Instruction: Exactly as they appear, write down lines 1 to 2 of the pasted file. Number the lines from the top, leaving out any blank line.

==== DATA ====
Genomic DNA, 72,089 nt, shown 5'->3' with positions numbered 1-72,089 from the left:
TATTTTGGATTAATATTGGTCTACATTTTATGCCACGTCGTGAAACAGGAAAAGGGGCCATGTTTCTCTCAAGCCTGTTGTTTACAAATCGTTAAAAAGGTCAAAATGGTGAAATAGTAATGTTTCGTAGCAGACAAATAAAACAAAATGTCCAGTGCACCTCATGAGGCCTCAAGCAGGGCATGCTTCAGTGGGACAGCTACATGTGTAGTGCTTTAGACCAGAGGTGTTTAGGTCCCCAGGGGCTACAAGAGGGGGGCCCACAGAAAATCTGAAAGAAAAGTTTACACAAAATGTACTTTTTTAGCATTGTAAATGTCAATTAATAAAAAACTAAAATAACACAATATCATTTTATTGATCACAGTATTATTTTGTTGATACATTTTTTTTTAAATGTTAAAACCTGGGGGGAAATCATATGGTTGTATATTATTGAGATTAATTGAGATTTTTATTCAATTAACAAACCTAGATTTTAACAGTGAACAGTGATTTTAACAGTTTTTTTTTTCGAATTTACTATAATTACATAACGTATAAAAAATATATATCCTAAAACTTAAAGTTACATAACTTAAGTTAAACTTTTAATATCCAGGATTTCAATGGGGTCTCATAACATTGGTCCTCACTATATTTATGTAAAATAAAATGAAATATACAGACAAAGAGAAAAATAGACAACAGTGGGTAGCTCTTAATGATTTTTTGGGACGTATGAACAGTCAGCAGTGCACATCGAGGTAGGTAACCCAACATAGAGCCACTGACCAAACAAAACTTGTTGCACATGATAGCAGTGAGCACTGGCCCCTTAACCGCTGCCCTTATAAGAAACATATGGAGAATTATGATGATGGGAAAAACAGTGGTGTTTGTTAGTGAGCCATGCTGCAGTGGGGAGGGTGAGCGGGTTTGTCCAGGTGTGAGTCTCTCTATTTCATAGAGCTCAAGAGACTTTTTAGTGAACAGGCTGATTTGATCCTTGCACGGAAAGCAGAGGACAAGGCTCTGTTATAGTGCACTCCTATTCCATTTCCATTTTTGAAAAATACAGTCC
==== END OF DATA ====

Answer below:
Genomic DNA, 72,089 nt, shown 5'->3' with positions numbered 1-72,089 from the left:
TATTTTGGATTAATATTGGTCTACATTTTATGCCACGTCGTGAAACAGGAAAAGGGGCCATGTTTCTCTCAAGCCTGTTGTTTACAAATCGTTAAAAAGGTCAAAATGGTGAAATAGTAATGTTTCGTAGCAGACAAATAAAACAAAATGTCCAGTGCACCTCATGAGGCCTCAAGCAGGGCATGCTTCAGTGGGACAGCTACATGTGTAGTGCTTTAGACCAGAGGTGTTTAGGTCCCCAGGGGCTACAAGAGGGGGGCCCACAGAAAATCTGAAAGAAAAGTTTACACAAAATGTACTTTTTTAGCATTGTAAATGTCAATTAATAAAAAACTAAAATAACACAATATCATTTTATTGATCACAGTATTATTTTGTTGATACATTTTTTTTTAAATGTTAAAACCTGGGGGGAAATCATATGGTTGTATATTATTGAGATTAATTGAGATTTTTATTCAATTAACAAACCTAGATTTTAACAGTGAACAGTGATTTTAACAGTTTTTTTTTTCGAATTTACTATAATTACATAACGTATAAAAAATATATATCCTAAAACTTAAAGTTACATAACTTAAGTTAAACTTTTAATATCCAGGATTTCAATGGGGTCTCATAACATTGGTCCTCACTATATTTATGTAAAATAAAATGAAATATACAGACAAAGAGAAAAATAGACAACAGTGGGTAGCTCTTAATGATTTTTTGGGACGTATGAACAGTCAGCAGTGCACATCGAGGTAGGTAACCCAACATAGAGCCACTGACCAAACAAAACTTGTTGCACATGATAGCAGTGAGCACTGGCCCCTTAACCGCTGCCCTTATAAGAAACATATGGAGAATTATGATGATGGGAAAAACAGTGGTGTTTGTTAGTGAGCCATGCTGCAGTGGGGAGGGTGAGCGGGTTTGTCCAGGTGTGAGTCTCTCTATTTCATAGAGCTCAAGAGACTTTTTAGTGAACAGGCTGATTTGATCCTTGCACGGAAAGCAGAGGACAAGGCTCTGTTATAGTGCACTCCTATTCCATTTCCATTTTTGAAAAATACAGTCC